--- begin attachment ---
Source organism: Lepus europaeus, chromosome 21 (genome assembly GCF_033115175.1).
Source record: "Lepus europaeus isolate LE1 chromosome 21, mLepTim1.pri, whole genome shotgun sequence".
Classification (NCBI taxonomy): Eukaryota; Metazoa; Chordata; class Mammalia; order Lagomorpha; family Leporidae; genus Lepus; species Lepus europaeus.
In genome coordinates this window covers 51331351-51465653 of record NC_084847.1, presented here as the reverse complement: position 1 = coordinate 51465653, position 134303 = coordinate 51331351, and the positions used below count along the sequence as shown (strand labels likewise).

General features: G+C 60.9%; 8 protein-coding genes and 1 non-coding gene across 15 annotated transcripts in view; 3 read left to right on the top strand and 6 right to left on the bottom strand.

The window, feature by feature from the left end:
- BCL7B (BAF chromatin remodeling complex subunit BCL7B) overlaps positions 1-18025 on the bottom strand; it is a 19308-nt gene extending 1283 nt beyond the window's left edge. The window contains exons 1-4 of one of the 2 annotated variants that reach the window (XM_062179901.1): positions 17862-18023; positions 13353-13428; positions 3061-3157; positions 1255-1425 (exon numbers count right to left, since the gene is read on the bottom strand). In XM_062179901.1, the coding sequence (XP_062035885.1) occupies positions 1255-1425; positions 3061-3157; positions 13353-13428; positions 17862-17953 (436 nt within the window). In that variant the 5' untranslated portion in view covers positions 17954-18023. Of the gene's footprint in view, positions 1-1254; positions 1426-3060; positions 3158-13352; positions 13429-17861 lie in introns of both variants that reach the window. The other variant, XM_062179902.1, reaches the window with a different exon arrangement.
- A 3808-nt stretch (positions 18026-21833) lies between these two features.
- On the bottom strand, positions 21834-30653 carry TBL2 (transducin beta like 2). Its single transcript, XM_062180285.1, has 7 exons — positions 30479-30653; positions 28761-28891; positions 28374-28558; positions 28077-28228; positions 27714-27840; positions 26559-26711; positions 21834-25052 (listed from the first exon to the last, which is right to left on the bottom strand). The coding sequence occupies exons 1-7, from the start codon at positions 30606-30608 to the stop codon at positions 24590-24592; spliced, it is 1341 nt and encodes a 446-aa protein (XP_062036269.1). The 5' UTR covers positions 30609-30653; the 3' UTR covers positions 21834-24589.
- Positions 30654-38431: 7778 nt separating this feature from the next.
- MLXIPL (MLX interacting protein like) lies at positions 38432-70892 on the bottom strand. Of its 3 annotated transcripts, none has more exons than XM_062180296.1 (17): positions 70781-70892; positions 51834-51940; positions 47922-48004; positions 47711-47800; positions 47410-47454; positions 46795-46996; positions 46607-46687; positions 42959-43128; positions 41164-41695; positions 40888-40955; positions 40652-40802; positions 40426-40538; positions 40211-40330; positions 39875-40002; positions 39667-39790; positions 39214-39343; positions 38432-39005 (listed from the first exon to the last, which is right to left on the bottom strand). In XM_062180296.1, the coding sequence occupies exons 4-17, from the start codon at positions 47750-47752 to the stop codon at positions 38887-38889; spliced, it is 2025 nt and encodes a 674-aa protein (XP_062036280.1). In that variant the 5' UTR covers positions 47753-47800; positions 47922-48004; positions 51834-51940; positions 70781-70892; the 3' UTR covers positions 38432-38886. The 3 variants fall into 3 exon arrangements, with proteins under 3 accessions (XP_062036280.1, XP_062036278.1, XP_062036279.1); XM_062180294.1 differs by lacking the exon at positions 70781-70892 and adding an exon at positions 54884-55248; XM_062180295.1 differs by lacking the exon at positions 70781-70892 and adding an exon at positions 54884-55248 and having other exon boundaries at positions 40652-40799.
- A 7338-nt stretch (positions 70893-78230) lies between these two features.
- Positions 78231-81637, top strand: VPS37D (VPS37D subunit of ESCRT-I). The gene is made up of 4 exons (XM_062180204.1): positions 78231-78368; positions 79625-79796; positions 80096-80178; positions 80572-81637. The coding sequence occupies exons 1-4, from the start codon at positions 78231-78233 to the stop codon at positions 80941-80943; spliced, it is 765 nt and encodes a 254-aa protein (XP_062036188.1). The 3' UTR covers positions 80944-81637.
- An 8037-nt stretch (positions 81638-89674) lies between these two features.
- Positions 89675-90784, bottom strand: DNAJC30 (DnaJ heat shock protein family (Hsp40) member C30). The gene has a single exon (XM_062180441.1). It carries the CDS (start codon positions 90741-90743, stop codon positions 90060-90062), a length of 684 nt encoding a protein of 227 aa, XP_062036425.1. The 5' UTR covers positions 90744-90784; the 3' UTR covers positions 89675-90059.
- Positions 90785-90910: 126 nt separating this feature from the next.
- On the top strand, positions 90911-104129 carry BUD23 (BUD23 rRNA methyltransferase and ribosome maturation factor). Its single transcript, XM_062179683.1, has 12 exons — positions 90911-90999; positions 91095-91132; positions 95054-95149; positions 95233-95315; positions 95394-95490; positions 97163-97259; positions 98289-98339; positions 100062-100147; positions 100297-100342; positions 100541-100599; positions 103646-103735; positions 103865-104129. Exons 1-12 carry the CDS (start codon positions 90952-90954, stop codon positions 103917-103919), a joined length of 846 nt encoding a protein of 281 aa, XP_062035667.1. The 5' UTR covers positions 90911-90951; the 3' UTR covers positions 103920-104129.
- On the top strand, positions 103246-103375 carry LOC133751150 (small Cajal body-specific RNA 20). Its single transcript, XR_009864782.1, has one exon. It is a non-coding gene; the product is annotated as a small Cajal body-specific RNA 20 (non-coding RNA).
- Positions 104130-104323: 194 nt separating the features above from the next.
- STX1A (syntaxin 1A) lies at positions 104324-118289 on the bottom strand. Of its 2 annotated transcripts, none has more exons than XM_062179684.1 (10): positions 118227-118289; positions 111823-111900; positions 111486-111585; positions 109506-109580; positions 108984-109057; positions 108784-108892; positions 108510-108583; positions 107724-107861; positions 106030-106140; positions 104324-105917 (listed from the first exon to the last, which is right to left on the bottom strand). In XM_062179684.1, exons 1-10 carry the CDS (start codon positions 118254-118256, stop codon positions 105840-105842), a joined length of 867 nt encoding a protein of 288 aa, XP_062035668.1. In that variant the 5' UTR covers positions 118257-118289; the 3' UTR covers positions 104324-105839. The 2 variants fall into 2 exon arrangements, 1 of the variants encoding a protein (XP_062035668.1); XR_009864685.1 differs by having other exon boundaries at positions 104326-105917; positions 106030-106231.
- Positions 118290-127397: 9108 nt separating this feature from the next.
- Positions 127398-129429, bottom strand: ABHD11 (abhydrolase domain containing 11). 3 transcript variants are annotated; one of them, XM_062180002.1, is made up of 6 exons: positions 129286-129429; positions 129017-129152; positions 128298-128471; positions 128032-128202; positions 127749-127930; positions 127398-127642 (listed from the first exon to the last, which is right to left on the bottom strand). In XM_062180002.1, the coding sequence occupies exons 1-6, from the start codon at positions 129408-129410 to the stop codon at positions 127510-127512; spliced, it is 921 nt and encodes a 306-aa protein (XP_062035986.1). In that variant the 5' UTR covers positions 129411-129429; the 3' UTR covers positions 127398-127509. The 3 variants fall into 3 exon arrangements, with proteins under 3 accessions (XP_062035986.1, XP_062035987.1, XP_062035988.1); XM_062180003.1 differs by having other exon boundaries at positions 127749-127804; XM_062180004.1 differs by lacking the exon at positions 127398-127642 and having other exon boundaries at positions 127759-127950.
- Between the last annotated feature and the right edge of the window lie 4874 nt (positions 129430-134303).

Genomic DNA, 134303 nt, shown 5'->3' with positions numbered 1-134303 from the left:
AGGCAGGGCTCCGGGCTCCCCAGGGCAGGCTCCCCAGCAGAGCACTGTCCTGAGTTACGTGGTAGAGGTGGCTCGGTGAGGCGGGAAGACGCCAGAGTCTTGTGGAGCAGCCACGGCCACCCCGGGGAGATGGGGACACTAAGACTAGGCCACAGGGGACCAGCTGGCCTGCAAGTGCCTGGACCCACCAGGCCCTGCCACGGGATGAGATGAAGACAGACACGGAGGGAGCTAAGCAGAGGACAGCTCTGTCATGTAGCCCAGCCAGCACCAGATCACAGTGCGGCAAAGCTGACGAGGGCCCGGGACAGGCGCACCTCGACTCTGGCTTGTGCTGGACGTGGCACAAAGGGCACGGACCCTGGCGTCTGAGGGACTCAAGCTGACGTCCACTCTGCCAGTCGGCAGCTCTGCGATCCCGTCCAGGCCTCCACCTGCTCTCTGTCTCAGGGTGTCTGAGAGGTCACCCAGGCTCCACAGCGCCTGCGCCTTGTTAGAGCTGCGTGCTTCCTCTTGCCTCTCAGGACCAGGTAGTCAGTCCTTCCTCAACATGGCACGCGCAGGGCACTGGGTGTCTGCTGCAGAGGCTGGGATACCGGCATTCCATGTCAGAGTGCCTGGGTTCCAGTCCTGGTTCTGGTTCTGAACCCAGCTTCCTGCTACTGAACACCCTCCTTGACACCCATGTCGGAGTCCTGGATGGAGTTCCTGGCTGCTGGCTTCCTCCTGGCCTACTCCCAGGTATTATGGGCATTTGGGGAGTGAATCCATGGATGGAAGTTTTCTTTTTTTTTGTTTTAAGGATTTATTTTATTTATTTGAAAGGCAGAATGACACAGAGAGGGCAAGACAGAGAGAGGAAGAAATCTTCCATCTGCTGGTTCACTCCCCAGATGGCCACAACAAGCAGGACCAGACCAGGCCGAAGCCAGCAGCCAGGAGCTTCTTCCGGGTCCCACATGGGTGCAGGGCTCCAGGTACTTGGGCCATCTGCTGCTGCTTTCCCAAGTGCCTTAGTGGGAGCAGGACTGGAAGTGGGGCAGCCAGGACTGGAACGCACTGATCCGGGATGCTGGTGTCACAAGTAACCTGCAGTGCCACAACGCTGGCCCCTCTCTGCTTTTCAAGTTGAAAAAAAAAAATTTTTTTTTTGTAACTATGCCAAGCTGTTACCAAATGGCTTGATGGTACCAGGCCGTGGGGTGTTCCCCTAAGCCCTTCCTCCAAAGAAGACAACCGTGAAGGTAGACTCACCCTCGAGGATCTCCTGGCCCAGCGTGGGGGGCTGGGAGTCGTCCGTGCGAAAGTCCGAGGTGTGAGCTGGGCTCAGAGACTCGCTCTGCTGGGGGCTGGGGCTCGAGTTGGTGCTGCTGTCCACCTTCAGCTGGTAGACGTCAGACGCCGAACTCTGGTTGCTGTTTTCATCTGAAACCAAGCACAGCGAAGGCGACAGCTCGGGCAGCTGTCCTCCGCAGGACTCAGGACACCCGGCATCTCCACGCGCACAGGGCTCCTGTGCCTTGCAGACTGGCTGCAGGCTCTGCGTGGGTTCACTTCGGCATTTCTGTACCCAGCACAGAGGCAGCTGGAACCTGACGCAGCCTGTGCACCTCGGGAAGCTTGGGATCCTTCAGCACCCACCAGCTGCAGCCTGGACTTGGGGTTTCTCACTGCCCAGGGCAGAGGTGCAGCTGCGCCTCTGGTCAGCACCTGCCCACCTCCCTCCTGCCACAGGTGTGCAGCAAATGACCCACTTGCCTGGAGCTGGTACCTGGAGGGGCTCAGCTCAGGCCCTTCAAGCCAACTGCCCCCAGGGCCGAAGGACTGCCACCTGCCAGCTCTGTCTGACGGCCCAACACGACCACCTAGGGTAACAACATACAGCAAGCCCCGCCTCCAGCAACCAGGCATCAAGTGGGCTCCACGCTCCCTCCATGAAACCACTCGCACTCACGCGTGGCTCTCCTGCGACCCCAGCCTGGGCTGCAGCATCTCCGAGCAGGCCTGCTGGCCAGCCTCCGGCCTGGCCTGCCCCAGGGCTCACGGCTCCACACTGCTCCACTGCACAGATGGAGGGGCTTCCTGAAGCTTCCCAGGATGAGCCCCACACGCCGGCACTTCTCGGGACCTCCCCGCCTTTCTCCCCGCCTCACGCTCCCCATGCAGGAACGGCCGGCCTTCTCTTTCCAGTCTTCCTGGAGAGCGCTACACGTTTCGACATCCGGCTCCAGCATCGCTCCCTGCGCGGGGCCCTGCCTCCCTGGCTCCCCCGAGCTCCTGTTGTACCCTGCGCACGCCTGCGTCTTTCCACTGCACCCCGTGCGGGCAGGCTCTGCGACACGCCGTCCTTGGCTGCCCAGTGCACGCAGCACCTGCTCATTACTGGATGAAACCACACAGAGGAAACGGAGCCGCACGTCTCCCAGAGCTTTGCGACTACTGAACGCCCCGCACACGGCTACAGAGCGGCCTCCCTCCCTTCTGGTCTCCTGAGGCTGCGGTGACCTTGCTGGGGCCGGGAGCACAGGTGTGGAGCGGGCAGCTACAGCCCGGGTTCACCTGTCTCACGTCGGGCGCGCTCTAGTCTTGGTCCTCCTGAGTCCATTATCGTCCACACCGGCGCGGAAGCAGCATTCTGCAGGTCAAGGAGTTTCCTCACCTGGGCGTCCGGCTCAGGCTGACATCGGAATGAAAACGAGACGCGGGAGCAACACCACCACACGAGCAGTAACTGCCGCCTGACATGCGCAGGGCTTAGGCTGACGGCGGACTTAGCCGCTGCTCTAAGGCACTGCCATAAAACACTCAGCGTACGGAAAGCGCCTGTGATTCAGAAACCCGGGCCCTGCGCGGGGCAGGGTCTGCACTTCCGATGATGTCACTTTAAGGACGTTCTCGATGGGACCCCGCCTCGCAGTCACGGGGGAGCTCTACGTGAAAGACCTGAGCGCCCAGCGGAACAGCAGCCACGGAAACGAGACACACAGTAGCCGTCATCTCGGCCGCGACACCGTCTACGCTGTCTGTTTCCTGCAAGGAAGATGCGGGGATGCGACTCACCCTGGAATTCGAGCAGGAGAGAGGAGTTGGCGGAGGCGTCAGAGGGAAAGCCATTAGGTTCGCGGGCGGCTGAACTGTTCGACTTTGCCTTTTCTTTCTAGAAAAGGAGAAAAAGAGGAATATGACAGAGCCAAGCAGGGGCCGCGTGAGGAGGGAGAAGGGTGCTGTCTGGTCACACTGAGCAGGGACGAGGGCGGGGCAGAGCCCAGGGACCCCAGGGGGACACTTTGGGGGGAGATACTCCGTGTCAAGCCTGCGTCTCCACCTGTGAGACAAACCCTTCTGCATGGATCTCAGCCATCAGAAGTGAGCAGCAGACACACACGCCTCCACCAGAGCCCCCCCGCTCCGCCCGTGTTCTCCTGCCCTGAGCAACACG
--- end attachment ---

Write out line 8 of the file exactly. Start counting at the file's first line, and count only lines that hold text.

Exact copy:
- A 3808-nt stretch (positions 18026-21833) lies between these two features.